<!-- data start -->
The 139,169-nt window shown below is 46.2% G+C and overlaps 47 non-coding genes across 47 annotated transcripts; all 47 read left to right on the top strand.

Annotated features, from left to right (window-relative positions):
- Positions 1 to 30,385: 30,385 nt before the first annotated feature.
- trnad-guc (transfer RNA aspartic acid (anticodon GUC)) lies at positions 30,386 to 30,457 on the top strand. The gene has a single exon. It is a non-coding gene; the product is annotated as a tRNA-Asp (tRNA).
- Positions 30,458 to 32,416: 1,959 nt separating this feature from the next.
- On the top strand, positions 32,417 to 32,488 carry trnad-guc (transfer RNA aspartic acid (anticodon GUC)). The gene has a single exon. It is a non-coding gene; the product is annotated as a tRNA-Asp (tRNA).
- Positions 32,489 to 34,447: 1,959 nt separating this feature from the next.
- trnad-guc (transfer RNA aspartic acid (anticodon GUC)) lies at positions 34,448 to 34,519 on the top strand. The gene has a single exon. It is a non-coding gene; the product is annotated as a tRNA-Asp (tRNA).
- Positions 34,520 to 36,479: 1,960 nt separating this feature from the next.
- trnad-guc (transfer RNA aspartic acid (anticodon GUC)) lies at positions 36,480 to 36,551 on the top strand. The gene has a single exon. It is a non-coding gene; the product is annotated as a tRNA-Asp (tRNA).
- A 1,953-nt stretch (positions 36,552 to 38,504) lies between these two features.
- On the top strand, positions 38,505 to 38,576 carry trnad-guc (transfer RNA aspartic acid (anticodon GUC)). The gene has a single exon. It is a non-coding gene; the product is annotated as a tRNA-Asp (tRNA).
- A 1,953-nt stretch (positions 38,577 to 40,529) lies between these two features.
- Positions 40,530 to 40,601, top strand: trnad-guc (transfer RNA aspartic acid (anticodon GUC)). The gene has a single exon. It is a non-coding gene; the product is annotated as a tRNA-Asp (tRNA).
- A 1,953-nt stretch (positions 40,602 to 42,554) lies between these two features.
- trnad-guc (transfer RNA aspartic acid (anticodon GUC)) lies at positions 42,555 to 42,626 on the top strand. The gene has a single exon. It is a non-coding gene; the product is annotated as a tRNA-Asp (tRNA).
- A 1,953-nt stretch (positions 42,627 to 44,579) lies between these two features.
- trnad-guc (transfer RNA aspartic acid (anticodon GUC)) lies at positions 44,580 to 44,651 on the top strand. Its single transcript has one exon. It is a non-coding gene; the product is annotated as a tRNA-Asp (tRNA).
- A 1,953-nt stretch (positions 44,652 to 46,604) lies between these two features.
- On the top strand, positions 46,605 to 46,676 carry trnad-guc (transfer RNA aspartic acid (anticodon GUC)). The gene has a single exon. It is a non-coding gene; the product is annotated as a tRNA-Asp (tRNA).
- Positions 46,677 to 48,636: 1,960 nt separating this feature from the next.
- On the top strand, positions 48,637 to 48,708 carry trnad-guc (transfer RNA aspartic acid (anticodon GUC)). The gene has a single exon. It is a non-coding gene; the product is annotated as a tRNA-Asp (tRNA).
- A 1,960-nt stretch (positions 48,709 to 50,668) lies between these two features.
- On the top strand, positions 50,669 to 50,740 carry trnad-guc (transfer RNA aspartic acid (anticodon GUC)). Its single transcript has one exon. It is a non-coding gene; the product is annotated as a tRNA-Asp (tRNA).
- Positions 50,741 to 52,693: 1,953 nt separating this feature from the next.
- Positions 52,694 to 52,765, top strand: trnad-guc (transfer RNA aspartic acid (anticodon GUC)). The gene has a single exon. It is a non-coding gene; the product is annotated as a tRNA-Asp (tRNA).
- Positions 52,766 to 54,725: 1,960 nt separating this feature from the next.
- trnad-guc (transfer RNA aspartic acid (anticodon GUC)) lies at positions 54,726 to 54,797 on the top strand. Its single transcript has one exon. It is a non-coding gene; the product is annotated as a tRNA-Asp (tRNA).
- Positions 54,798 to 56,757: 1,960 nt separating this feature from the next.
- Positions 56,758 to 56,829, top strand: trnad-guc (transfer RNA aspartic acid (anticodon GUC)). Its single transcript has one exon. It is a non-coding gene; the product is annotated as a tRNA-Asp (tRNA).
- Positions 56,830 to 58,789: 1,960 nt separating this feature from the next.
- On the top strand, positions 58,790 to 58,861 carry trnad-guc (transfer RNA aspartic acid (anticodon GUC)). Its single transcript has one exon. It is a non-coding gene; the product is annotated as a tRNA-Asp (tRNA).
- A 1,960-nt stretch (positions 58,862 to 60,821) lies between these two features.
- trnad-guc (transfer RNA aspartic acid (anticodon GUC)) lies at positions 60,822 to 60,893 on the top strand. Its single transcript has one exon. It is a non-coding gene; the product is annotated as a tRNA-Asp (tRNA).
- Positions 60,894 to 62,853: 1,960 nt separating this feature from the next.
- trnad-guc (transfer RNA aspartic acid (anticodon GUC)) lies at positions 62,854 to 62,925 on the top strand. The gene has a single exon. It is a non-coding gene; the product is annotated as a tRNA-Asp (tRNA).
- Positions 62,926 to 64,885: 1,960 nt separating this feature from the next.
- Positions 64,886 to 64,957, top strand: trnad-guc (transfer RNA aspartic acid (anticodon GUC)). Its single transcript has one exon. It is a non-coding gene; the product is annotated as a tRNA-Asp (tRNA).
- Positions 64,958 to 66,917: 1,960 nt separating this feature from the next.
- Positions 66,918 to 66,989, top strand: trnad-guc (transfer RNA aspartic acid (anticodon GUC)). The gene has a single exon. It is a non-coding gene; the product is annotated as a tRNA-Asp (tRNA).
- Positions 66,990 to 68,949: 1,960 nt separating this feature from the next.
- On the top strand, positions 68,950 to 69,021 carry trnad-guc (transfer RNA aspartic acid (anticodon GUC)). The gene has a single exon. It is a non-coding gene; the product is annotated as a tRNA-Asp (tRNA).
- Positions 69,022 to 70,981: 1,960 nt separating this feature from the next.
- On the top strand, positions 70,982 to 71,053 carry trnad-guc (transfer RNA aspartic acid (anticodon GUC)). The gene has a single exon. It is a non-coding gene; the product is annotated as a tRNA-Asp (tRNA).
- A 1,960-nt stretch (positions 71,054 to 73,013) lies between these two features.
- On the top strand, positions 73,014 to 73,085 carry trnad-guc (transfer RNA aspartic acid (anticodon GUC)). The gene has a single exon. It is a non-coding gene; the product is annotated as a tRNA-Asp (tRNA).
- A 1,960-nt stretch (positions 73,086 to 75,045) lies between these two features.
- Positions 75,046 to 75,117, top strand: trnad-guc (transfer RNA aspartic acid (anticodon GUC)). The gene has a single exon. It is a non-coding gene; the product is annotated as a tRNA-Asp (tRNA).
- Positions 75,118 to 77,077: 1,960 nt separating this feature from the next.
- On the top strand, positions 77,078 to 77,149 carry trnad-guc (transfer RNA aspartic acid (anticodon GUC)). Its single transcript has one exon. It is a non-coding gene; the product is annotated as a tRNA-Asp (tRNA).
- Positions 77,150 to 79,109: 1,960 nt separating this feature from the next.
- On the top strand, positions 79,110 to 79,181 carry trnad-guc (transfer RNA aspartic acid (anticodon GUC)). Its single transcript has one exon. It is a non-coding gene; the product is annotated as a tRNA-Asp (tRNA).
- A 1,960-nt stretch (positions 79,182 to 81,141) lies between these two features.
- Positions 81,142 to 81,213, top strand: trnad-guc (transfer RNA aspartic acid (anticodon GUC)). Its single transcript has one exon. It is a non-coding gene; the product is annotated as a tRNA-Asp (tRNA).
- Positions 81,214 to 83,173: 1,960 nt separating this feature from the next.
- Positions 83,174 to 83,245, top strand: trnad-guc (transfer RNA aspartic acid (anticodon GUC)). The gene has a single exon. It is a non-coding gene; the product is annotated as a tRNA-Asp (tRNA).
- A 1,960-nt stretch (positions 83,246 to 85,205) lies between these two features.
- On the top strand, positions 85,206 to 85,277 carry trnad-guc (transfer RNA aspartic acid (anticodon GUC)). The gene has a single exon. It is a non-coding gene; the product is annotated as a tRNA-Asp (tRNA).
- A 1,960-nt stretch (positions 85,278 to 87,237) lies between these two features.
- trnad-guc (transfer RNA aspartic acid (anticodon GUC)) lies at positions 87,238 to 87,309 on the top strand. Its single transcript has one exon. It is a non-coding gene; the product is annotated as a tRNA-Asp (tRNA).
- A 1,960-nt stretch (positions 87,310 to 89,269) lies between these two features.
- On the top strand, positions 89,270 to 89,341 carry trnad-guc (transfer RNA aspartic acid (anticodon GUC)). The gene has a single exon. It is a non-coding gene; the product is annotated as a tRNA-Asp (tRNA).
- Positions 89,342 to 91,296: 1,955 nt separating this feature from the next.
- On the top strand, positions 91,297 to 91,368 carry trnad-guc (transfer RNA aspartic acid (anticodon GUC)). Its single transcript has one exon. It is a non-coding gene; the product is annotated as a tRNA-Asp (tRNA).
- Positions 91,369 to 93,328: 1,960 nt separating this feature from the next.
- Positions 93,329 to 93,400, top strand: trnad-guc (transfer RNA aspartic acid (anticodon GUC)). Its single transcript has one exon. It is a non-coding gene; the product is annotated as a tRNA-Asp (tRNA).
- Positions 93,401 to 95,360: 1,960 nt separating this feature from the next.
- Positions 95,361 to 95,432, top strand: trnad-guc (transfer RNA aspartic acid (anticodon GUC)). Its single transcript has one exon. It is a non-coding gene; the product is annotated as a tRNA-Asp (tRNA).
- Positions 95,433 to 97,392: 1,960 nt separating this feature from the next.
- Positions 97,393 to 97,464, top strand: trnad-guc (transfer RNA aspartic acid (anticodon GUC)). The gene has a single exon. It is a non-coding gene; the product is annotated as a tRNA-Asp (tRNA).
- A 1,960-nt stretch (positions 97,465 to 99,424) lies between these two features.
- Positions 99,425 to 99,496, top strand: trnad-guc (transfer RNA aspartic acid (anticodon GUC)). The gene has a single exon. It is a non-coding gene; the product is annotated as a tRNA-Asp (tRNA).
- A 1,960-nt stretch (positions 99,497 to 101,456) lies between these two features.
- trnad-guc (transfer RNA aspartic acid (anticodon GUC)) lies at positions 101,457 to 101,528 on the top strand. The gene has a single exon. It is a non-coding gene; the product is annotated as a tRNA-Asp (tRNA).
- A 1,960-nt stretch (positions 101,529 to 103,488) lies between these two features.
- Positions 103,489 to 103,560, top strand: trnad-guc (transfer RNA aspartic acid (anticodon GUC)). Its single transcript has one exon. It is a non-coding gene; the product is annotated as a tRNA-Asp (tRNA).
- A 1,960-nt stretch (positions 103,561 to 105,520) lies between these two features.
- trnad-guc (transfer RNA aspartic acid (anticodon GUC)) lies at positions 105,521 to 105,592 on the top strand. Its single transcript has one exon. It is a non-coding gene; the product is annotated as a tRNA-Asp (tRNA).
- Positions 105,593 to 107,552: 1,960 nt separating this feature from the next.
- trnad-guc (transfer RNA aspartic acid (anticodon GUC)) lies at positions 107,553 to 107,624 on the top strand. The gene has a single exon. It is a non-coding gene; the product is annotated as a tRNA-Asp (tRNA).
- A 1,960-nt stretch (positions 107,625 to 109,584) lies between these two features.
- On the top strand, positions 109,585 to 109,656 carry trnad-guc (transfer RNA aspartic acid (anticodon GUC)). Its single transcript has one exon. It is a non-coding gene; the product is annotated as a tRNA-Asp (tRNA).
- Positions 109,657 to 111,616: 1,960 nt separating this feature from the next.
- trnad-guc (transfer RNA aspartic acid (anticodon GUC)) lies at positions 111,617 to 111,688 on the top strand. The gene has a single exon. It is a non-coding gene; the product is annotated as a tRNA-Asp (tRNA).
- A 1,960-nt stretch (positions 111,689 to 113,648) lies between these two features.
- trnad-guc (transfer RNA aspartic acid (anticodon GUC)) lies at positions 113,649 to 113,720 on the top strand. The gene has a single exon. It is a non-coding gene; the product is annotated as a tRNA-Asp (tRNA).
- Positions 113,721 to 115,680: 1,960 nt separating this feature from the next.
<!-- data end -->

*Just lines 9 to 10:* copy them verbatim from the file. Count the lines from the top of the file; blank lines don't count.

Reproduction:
- Positions 34,520 to 36,479: 1,960 nt separating this feature from the next.
- trnad-guc (transfer RNA aspartic acid (anticodon GUC)) lies at positions 36,480 to 36,551 on the top strand. The gene has a single exon. It is a non-coding gene; the product is annotated as a tRNA-Asp (tRNA).